Interesting pictures of international borders

This thread in response to Velocity’s question.

I’ve started a new thread for it, because it’s interesting enough to be a topic on its own, and it would hijack the political discussion in the original thread.

Here are some collections of pictures showing interesting pictures of borders.

Some of them are beautiful natural boundaries. Some of them illustrate the environmental effects of different politics in two countries. Others have interesting markers or structures at the border.

There is some overlap between the sites, with some pictures appearing multiple times. But they all have some unique pictures.

http://thechive.com/2014/10/28/bizarre-international-borders-and-the-interesting-details-behind-them-31-photos/

Some of my favourites:

[spoiler] People using the US/ Mexico border fence for a game of volleyball.

The Belgium/ Netherlands border that runs straight through someone’s house.

Ziplining between Spain and Portugal

The Snowmobile track between Norway and Sweden. [/spoiler]

Feel free to share any others.

I admit being slightly disappointed that this list, while interesting, did not included a shot of the border between China and Mongolia on which would be sitting… a bored panda.

Can’t say they’re particularly interesting but
a hotel just on the French side of the border from Spain
Border passes between Basel, Switzerland and Saint-Louis, France. I used to take the second one daily, one of Basel’s tram lines starts just behind it.
That tree-covered island is Pheasants Island, in the Bidasoa River between France and Spain. The Treaty of the Pyrinees was signed there.
Views of the Miño or Minho River, between Tuy (Spain) and Valenca (Portugal).
Are we tired of water yet? The Oresundbron, between Copenhaguen (Denmark) and Malmö (Sweden).

Here’s my picture of the border between the United States and Canada. (The picture is taken from Canada, so the border is in the middle of the river, at the bottom of the picture).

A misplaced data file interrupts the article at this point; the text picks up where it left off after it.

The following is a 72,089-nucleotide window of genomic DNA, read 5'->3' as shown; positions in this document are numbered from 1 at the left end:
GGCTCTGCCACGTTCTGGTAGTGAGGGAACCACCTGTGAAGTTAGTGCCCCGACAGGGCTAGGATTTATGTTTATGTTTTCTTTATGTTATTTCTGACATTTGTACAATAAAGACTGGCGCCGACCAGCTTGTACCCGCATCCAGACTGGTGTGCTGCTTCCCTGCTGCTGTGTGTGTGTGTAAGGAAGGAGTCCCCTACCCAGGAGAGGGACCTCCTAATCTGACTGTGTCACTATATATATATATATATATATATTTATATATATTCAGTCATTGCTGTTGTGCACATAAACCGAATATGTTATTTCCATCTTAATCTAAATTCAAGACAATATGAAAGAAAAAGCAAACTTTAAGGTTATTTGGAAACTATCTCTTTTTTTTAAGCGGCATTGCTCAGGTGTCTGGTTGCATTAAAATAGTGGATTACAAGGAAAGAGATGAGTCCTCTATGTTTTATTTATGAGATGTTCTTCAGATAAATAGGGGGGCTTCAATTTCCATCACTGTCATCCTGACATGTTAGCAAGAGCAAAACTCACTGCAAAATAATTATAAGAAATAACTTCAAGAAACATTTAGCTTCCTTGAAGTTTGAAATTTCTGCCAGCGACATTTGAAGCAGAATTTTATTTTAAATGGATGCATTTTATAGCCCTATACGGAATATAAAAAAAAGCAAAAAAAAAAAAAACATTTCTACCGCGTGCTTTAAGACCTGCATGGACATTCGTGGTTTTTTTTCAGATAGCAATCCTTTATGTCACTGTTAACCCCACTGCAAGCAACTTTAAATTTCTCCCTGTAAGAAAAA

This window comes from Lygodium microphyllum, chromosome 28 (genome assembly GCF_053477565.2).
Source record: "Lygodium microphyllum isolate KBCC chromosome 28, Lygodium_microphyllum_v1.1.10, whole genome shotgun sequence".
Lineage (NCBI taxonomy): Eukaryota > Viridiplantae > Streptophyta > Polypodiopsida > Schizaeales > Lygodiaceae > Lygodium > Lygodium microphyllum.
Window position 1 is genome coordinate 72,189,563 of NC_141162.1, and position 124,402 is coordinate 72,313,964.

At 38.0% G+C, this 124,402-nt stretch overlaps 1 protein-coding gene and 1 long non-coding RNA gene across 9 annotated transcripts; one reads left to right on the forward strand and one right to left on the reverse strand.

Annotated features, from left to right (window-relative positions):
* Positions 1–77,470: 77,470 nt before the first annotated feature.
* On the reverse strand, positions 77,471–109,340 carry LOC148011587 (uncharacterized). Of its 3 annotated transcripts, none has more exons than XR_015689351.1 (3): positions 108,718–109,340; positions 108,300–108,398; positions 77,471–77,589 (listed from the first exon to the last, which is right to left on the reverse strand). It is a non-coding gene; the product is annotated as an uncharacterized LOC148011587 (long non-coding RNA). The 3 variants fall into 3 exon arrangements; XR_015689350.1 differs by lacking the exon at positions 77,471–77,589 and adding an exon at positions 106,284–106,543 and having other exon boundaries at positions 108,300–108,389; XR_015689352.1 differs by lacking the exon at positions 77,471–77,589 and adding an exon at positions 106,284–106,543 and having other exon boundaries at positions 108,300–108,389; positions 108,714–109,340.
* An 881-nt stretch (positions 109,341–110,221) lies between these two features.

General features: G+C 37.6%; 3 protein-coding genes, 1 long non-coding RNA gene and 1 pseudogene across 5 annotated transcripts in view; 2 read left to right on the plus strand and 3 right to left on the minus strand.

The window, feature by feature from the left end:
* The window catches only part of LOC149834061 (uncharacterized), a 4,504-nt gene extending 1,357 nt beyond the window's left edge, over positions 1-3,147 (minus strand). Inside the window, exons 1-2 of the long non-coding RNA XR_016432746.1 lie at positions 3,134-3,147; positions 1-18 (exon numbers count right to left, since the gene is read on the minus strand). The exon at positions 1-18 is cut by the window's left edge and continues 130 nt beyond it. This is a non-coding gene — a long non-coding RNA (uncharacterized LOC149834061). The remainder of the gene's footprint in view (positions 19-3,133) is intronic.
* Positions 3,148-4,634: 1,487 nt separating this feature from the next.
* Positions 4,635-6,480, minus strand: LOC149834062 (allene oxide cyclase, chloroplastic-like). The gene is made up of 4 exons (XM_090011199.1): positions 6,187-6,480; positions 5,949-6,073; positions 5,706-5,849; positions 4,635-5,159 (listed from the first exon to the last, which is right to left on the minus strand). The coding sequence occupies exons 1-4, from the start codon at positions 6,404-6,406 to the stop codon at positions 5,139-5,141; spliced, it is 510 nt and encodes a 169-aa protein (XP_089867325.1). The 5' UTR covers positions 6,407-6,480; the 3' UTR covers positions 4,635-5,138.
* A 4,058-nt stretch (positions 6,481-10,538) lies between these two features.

Sint Maarten and Saint Martin. One island with a Dutch side and a French side.

I always whistle La Marseillaise when we pass this sign, which we usually do several times a day while on vacation.

The one I find most dramatic is the nighttime view of the two Koreas from space. There is no question which one is which – North Korea is simply a black hole.

The Taylor “Highway” leading to the Poker Creek border crossing between Alaska and Canada. I’ve driven that incredibly crappy road more times than I can remember.

I’ve always liked the ceremony they have at the one crossing between India and Pakistan. It’d be neat if more countries did something like that.

Also Australia’s border is pretty neat.

The black line represents the border between Canada and the United States.

And this is what it appears to be; a public library that’s shared by the towns of Derby Line, Vermont and Stanstead, Quebec.

The weird thing is that when Korea was divided there were concerns that South Korea wouldn’t be economically viable. Before the split, the southern half of Korea was mainly farmland and most of Korea’s advanced industry was in the north.

This is a great website: http://www.clui.org/section/united-divide-a-linear-portrait-usacanada-border

It explores the border between US and Canada, from end to end!

My favorite is the border(s) between Baarle-Hertog, Belgium and Baarle-Nassau, Netherlands.

I can’t imagine what kind of situation led to that cartographic catastrophe.

My impression is that individual landowners were allowed to choose which kingdom(?) they could belong to. Not sure when or why…

This site: http://ontology.buffalo.edu/smith//baarle.htm
has a lot of detail